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As the war between Ukraine and Russia continues, a new dilemma in the social media world is growing by leaps and bounds: misleading and distorted information spreading through videos. This is a significant challenge now for TikTok due to reports of video fabrication for the sake of views.
In a New York Times article, one analysis-confirmed incident was mentioned: Tiktok videos made from footage of video games and an old soundtrack uploaded to the app a year ago. Another is the recent confusion about the 13 Ukrainian soldiers on Snake Island who faced and asked a Russian military unit to surrender. With only an audio clip posted by the Ukrainian newspaper, Pravda, some TikTok users found a way to exploit the said file to create videos claiming that the 13 soldiers had died. And although the Ukrainian officials have already confirmed that the soldiers are just taken as prisoners, Tiktok still hasn’t corrected the uploaded videos.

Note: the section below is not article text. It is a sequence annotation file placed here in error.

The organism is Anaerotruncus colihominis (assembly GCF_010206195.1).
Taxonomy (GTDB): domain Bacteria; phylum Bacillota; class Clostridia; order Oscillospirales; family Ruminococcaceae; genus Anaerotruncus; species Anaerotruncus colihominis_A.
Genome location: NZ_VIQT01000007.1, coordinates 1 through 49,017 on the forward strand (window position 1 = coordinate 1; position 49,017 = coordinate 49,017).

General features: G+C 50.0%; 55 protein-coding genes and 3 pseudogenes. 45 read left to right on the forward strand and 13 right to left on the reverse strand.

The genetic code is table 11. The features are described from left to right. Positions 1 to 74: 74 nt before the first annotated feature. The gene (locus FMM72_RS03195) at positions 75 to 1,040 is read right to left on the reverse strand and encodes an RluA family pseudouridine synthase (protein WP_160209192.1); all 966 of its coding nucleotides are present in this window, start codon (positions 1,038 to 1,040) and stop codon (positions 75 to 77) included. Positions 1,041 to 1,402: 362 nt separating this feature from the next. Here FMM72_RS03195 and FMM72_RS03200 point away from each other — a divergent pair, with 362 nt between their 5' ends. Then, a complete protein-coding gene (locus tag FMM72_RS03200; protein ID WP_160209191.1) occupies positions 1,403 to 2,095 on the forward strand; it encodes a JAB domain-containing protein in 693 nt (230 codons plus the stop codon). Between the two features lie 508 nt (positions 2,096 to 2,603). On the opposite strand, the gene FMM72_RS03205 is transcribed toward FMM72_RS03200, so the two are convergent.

Currently, Tiktok is under the pressure of authenticating and separating truthful content from hoaxes due to the hundreds of thousands of war-related videos being uploaded to the platform from across the globe. The same thing is faced by other social media platforms like Facebook, Twitter, and Instagram. Adding to the issue is the misinformation stirred by Russian media outlets like Russia Today and Sputnik, to which U.S. lawmakers and Ukrainian officials plead the platforms to address.
To answer it, Tiktok banned the said state-backed media outlets of Russia in the European Union, while YouTube has promised to follow this same action. Joining the video-sharing platforms are Twitter and Meta (and so as TikTok) that will start labeling content from the outlets as state-sponsored posts. In addition, with the #Ukrainewar videos accumulating 500 million views on TikTok, the video platform has promised more resources to monitor videos about the war that could deliver misinformation. With
“We continue to respond to the war in Ukraine with increased safety and security resources to detect emerging threats and remove harmful misinformation,” said TikTok Spokeswoman Hilary McQuaide.